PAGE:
Ridley Scott Talks Space Jockeys, Xenomorphs And H.R. Giger In 'Prometheus'

If you don't want to know anything more about Ridley Scott's Prometheus than the trailer(s) will eventually tell you, I'd advise skipping this article. I'll offer the same warning I have with a few other pieces of coverage we've done on the film: nothing after the break here is wildly spoilerish, but it may still be more than you want to know.

While Ridley Scott has been pretty tight-lipped about the exact nature of Prometheus, a new interview clarifies a few things. Will the classic Alien xenomorph be in the film? And what's the story with the Alien 'space jockey,' the backstory for which is a core component of the new film? Along with those minor details, Scott confirms that some work was done by original Alien designer H.R. Giger, and specifies just what the Swiss artist did for the film.

Filmophilia (via Bleeding Cool) spoke to the director. The interview is a meaty one, and a good read in its entirety. As a tease, here are a few specific Prometheus points.

On the subject of collaborating with H.R. Giger, Scott said,

...yeah, I brought him in, I showed him what we were doing, showed him the story and he liked it a lot. So he's doing a little bit of work for me. He's been doing some murals, big murals, which we'll see in almost one of the first chambers we encounter when we land where we're gonna go.

The subject of the space jockey, a character that Scott has referenced in more or less the same way on many occasions over the last few years, is where things get a bit more detailed. His first comment about the jockey is basically that same stock answer he's offered on many occasions. But the paragraph that follows, from a bit later in the interview, gives us further insight:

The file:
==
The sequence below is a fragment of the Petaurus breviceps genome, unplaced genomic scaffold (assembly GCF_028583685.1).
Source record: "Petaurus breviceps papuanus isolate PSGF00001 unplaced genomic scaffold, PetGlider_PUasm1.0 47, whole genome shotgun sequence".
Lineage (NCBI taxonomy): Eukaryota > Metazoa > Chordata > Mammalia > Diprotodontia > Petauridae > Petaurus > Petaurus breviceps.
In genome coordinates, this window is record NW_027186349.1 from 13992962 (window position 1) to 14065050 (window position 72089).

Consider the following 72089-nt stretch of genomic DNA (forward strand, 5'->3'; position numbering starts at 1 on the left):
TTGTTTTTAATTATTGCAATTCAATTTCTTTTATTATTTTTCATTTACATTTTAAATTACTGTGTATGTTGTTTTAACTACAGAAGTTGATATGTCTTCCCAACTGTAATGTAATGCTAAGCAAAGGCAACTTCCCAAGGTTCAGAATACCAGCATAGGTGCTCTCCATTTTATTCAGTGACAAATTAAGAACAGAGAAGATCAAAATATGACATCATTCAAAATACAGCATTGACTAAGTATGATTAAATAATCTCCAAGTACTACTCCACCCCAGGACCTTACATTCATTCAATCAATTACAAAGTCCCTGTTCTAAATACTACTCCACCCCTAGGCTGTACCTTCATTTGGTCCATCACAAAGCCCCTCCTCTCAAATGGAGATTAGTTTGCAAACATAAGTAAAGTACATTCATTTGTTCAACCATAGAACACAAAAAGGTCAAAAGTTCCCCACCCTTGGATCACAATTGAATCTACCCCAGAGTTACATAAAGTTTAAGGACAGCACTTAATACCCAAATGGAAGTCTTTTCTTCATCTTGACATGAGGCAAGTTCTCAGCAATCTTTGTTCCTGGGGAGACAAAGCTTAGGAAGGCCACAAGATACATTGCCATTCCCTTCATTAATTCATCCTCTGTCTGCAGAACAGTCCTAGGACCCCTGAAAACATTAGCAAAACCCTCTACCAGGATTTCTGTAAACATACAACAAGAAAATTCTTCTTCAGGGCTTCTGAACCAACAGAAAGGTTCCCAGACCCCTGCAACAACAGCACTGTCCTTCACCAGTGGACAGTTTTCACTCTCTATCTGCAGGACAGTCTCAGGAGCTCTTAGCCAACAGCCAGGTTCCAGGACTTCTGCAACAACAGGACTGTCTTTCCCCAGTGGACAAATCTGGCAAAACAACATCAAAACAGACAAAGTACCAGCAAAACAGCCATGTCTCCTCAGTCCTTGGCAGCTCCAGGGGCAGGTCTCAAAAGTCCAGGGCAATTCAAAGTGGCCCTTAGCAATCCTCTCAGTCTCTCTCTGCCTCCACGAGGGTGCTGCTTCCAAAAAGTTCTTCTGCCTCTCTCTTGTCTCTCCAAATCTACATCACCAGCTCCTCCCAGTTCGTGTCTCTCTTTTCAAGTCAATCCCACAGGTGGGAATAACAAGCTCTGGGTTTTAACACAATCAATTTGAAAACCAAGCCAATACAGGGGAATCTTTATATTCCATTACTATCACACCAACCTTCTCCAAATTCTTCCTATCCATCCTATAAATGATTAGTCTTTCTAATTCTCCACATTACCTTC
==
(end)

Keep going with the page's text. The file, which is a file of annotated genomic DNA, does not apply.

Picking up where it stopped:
I was always amazed that no one asked who the hell the Space Jockey was. He wasn't even called the Space Jockey. During the film they started to call it the Space Jockey. I don't know who started that one off. I always thought it was amazing that no one ever asked who he was, and why was he there? What was all that about? I sat thinking about this for a while and thought, well, there's a story! And the other four [films] missed it! So, here it is.

And this one does actually raise all kinds of other questions, because if someone could, a being, could be as monstrously clever to create something like we experienced in the very first one – I always figured it's a weapon, and I always figured that [the ship in the first Alien] was a carrier of weapons. Therefore, who is that, inside that suit? That wasn't a skeleton, that was a suit. And if you open up the suit, what do you get inside it? And why were they going, where were they going?

Finally, asked if the original alien from Alien, commonly called the xenomorph, will appear in Prometheus, Scott is emphatic:

No. Absolutely not. They squeezed it dry. He (the xenomorph) did very well. (He laughs) He survived, he's now in Disneyland in Orlando, and no way am I going back there. How did he end up in Disneyland? I saw him in Disneyland, Jesus Christ!

While we wait for the first official trailer release,revisit a handful of Prometheus promo photos and the teaser poster.

Prometheus is written by Damon Lindelof and Jon Spaihts and stars Noomi Rapace, Michael Fassbender, Charlize Theron, Idris Elba, Sean Harris, Kate Dickie, Rafe Spall, Logan Marshall-Green, Guy Pearce, and Patrick Wilson. It will hit theaters on June 8, 2012.

Ridley Scott, director of "Alien" and "Blade Runner," returns to the genre he helped define. With PROMETHEUS, he creates a groundbreaking mythology, in which a team of explorers discover a clue to the origins of mankind on Earth, leading them on a thrilling journey to the darkest corners of the universe. There, they must fight a terrifying battle to save the future of the human race.